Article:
Workflow visibility: driving levels of abstraction into functional requirements

By |2006-01-23T14:14:00+00:00January 23rd, 2006|Enterprise Architecture|

I’m sitting in a meeting typing a blog.  Shoot me.  However, there is a discussion going on about how a process may flow differently depending on the level of information that may be made available. 

Earlier I described different levels of abstraction in workflow.  Recap: Business Unit View is high level-Unit-to-Unit.  Very document and message based.  Business Process View is mid level: items move from stage to stage based on conditions, and Work Step View, which is describable at the technical level (petri nets and workflow diagrams that techies tend to wrap themselves up in).

The problem comes when there are a set of steps that need to occur in a workflow where the workflow has Business Unit implications, but where one unit doesn’t want to expose the Process View details.  In other words, if group 1 sends a request to group 2, and then calls three weeks later asking about the status of the request, they shouldn’t get detailed information about the person in group 2 who is stuck.  In a B-to-B scenario, for example, a hospital may send an insurance claim to a payer, and then call up in a few days asking if the claim will be paid.  Should the payer respond that there is a data or systems issue, or should they respond in the generic: “we are working on it.  Should be done in 10 days.”

The latter is more useful to business. 

This only works if our systems allow for us to actually drive these levels of abstraction into our workflow execution systems.  Literally, an process should live within a “container” that provides information to external requesters.  That way, if the process changes within the container, or a particular step represents a process that is of strategic value, those process steps are not exposed.

It’s data hiding at the workflow level.  It’s useful.  It is uncommon.  Let’s fix this.

Project Management Antipattern 3: Guesses for Estimates

By |2006-01-21T12:30:00+00:00January 21st, 2006|Enterprise Architecture|

Basically, in IT work, we usually need to figure out, early on, if a project is “large” or “small” and budget accordingly… so we ask an experienced person or two to examine the requirements and figure, based on experience, how much it will cost.  Then, if you are in a high-ceremony process like TSP/PSP or RUP, you will go through an entirely seperate round of estimation later on, after the requirements are better understood, to figure out a “cost” to earn value against.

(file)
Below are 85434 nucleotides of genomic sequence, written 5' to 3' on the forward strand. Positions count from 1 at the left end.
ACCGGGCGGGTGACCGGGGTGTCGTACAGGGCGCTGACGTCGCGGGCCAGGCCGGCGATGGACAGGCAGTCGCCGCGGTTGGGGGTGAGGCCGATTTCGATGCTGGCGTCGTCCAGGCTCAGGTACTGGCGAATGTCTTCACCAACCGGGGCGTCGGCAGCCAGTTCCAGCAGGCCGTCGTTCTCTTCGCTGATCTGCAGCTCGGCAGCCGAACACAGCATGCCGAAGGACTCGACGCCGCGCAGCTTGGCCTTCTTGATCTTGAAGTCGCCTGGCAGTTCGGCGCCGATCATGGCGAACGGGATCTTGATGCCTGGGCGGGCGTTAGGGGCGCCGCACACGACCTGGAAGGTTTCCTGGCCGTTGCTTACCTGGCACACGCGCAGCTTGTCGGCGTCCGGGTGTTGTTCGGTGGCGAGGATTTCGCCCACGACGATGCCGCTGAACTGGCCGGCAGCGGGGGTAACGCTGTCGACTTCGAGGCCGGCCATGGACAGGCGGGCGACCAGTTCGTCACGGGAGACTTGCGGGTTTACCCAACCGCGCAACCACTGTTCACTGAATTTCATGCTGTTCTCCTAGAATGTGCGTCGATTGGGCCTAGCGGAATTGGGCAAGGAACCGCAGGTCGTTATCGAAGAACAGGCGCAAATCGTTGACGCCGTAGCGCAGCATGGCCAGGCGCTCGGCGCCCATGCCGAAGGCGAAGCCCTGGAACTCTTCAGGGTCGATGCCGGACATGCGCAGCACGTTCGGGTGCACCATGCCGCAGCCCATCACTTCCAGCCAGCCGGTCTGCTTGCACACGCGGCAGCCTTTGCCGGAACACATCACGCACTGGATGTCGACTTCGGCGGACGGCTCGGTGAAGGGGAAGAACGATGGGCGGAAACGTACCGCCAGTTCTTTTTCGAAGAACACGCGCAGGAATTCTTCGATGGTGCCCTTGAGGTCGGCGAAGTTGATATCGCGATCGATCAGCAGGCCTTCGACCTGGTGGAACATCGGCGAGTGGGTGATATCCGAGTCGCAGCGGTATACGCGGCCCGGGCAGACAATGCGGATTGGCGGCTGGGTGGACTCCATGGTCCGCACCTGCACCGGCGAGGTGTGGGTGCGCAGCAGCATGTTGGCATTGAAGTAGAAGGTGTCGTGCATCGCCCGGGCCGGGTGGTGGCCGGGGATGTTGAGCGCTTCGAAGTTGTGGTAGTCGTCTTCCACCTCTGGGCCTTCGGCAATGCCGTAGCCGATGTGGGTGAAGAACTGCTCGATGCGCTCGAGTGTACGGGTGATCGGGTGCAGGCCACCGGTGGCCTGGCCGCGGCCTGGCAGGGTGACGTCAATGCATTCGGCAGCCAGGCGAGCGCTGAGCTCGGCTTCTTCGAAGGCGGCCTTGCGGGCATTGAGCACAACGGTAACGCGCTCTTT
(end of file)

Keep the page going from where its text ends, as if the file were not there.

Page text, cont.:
The first one is expected but unnecessary.  The second is simply foolish and wasteful.  Neither work very well.

A tool would be very simple to construct, using the notions of function points or story points, to meet both needs.  The basic idea of tools like these are to enter specific measurable aspects of the REQUIREMENTS into an interface, and have it produce a number of hours it will take to create the program.  These measurables can be the number of fields of data entry or data reporting, the number of new and changed user interface screens, the number of navigation pages, etc.  You actually avoid some, but not all, of the infrastructure, since those are usually choices that are made in a similar manner for each project.

You measure the first project, enter data, get a bad forecast, and use it.  Then you take the actual data from the END of the project and key it back in.  This makes the model more accurate.  You then use the estimation model to create the next estimate, this time a good one.  Keep this loop going.  After a few dozen projects (which in a large IT shop should take less than a year), you have a model that is ALWAYS more accurate than guesswork.  Always.

There was a time when using guesses for estimates was necessary.  That time is over.

Project Management Antipattern 2: Pardon My Dust

By |2006-01-19T09:35:00+00:00January 19th, 2006|Enterprise Architecture|

I ran across this anti-pattern on a non-software project, but it definitely applies.  This one comes from painting my living room and kitchen.

My wife and I did a little repainting last week as part of converting our unused formal living room into an exercise space.  Last weekend, we basically finished the change-work after installing light fixtures and a five foot by nine foot mirror.  However, it took until today for us to really begin moving furniture back into the adjoining (and also painted) dining room.  Why?  Because we had book shelves that didn’t look good with the new colors, and because we needed more light now that the mirrors were installed, and because… yada yada yada

It’s scope creep, pure and simple, but not the kind that injects itself at the beginning of the project.  That kind is easy to stop.  Nope, this is an altogether different animal.  This is “pardon my dust” scope creep.  This one happens with full cooperation and insistence of the customer.

I call this “pardon my dust” because a customer will be forgiving of a project’s lack of completion as long as new features are being added.  There is hope.  There is a bright, shining future!  And there is one more dinner in a family room filled with dining room furniture…  We are forgiving of the mess because we are getting what we want.